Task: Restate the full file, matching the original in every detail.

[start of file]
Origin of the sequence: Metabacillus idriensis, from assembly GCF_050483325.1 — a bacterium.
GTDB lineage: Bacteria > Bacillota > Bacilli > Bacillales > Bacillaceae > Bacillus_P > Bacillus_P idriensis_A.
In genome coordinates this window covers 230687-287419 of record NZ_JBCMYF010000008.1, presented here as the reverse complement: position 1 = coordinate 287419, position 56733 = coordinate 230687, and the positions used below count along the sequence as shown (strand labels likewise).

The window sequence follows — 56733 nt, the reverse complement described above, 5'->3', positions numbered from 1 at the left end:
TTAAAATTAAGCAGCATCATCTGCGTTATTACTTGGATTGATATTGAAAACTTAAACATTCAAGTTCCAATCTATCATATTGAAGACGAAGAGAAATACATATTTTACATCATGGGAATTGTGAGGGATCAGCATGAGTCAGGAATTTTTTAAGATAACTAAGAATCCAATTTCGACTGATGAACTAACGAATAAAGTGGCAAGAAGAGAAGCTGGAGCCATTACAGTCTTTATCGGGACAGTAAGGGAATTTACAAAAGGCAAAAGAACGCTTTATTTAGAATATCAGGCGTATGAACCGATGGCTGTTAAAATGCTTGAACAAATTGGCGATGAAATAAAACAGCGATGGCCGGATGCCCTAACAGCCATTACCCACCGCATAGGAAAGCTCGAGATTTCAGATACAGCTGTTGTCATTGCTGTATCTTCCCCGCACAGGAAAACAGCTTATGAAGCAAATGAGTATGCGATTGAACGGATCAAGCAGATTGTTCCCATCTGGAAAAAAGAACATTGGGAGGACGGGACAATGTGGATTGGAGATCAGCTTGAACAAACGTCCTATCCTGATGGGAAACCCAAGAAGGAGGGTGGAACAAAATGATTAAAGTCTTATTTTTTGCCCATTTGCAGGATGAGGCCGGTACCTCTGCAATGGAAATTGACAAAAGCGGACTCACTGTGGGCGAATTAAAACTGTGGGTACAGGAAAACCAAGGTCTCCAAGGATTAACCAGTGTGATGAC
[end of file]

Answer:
Origin of the sequence: Metabacillus idriensis, from assembly GCF_050483325.1 — a bacterium.
GTDB lineage: Bacteria > Bacillota > Bacilli > Bacillales > Bacillaceae > Bacillus_P > Bacillus_P idriensis_A.
In genome coordinates this window covers 230687-287419 of record NZ_JBCMYF010000008.1, presented here as the reverse complement: position 1 = coordinate 287419, position 56733 = coordinate 230687, and the positions used below count along the sequence as shown (strand labels likewise).

The window sequence follows — 56733 nt, the reverse complement described above, 5'->3', positions numbered from 1 at the left end:
TTAAAATTAAGCAGCATCATCTGCGTTATTACTTGGATTGATATTGAAAACTTAAACATTCAAGTTCCAATCTATCATATTGAAGACGAAGAGAAATACATATTTTACATCATGGGAATTGTGAGGGATCAGCATGAGTCAGGAATTTTTTAAGATAACTAAGAATCCAATTTCGACTGATGAACTAACGAATAAAGTGGCAAGAAGAGAAGCTGGAGCCATTACAGTCTTTATCGGGACAGTAAGGGAATTTACAAAAGGCAAAAGAACGCTTTATTTAGAATATCAGGCGTATGAACCGATGGCTGTTAAAATGCTTGAACAAATTGGCGATGAAATAAAACAGCGATGGCCGGATGCCCTAACAGCCATTACCCACCGCATAGGAAAGCTCGAGATTTCAGATACAGCTGTTGTCATTGCTGTATCTTCCCCGCACAGGAAAACAGCTTATGAAGCAAATGAGTATGCGATTGAACGGATCAAGCAGATTGTTCCCATCTGGAAAAAAGAACATTGGGAGGACGGGACAATGTGGATTGGAGATCAGCTTGAACAAACGTCCTATCCTGATGGGAAACCCAAGAAGGAGGGTGGAACAAAATGATTAAAGTCTTATTTTTTGCCCATTTGCAGGATGAGGCCGGTACCTCTGCAATGGAAATTGACAAAAGCGGACTCACTGTGGGCGAATTAAAACTGTGGGTACAGGAAAACCAAGGTCTCCAAGGATTAACCAGTGTGATGAC